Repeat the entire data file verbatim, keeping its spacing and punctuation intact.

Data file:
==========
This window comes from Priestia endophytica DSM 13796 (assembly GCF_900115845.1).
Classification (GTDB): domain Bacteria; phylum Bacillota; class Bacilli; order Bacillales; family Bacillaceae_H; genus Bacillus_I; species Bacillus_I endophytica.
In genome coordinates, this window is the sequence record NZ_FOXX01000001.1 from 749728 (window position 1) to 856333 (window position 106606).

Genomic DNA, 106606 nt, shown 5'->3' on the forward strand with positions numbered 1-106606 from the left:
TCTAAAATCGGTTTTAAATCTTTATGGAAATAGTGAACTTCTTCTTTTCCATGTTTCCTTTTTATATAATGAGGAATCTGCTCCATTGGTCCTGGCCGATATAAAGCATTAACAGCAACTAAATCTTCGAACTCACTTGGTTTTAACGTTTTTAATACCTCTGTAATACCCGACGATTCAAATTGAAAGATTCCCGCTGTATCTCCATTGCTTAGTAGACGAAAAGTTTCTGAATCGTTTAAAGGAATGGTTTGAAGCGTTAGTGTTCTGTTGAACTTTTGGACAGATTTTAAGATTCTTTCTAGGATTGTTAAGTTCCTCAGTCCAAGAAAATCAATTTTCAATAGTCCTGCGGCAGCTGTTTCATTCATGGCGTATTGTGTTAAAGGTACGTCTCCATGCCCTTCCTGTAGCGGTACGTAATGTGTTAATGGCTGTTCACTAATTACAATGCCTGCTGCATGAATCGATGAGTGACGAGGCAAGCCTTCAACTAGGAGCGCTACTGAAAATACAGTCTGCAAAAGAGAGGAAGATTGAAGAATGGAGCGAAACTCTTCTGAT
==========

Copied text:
This window comes from Priestia endophytica DSM 13796 (assembly GCF_900115845.1).
Classification (GTDB): domain Bacteria; phylum Bacillota; class Bacilli; order Bacillales; family Bacillaceae_H; genus Bacillus_I; species Bacillus_I endophytica.
In genome coordinates, this window is the sequence record NZ_FOXX01000001.1 from 749728 (window position 1) to 856333 (window position 106606).

Genomic DNA, 106606 nt, shown 5'->3' on the forward strand with positions numbered 1-106606 from the left:
TCTAAAATCGGTTTTAAATCTTTATGGAAATAGTGAACTTCTTCTTTTCCATGTTTCCTTTTTATATAATGAGGAATCTGCTCCATTGGTCCTGGCCGATATAAAGCATTAACAGCAACTAAATCTTCGAACTCACTTGGTTTTAACGTTTTTAATACCTCTGTAATACCCGACGATTCAAATTGAAAGATTCCCGCTGTATCTCCATTGCTTAGTAGACGAAAAGTTTCTGAATCGTTTAAAGGAATGGTTTGAAGCGTTAGTGTTCTGTTGAACTTTTGGACAGATTTTAAGATTCTTTCTAGGATTGTTAAGTTCCTCAGTCCAAGAAAATCAATTTTCAATAGTCCTGCGGCAGCTGTTTCATTCATGGCGTATTGTGTTAAAGGTACGTCTCCATGCCCTTCCTGTAGCGGTACGTAATGTGTTAATGGCTGTTCACTAATTACAATGCCTGCTGCATGAATCGATGAGTGACGAGGCAAGCCTTCAACTAGGAGCGCTACTGAAAATACAGTCTGCAAAAGAGAGGAAGATTGAAGAATGGAGCGAAACTCTTCTGAT